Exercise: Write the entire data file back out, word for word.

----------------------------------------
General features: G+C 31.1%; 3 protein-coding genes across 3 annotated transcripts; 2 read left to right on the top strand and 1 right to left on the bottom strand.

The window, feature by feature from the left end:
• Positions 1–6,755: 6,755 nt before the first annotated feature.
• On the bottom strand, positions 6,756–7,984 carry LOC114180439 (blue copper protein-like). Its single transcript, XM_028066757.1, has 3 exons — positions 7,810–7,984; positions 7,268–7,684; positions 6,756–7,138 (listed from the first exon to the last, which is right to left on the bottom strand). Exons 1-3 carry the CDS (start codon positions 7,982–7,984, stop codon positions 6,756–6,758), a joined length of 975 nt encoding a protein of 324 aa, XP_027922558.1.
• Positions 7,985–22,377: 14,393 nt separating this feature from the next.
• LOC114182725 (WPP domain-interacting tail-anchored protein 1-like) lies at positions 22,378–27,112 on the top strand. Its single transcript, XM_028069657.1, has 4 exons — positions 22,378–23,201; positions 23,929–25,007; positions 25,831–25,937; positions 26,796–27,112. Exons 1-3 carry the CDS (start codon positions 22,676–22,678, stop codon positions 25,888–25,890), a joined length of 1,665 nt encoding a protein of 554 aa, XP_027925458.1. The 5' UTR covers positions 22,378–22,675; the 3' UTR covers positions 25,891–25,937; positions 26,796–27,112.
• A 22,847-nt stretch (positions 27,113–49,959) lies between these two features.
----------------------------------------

General features: G+C 31.1%; 3 protein-coding genes across 3 annotated transcripts; 2 read left to right on the top strand and 1 right to left on the bottom strand.

The window, feature by feature from the left end:
• Positions 1–6,755: 6,755 nt before the first annotated feature.
• On the bottom strand, positions 6,756–7,984 carry LOC114180439 (blue copper protein-like). Its single transcript, XM_028066757.1, has 3 exons — positions 7,810–7,984; positions 7,268–7,684; positions 6,756–7,138 (listed from the first exon to the last, which is right to left on the bottom strand). Exons 1-3 carry the CDS (start codon positions 7,982–7,984, stop codon positions 6,756–6,758), a joined length of 975 nt encoding a protein of 324 aa, XP_027922558.1.
• Positions 7,985–22,377: 14,393 nt separating this feature from the next.
• LOC114182725 (WPP domain-interacting tail-anchored protein 1-like) lies at positions 22,378–27,112 on the top strand. Its single transcript, XM_028069657.1, has 4 exons — positions 22,378–23,201; positions 23,929–25,007; positions 25,831–25,937; positions 26,796–27,112. Exons 1-3 carry the CDS (start codon positions 22,676–22,678, stop codon positions 25,888–25,890), a joined length of 1,665 nt encoding a protein of 554 aa, XP_027925458.1. The 5' UTR covers positions 22,378–22,675; the 3' UTR covers positions 25,891–25,937; positions 26,796–27,112.
• A 22,847-nt stretch (positions 27,113–49,959) lies between these two features.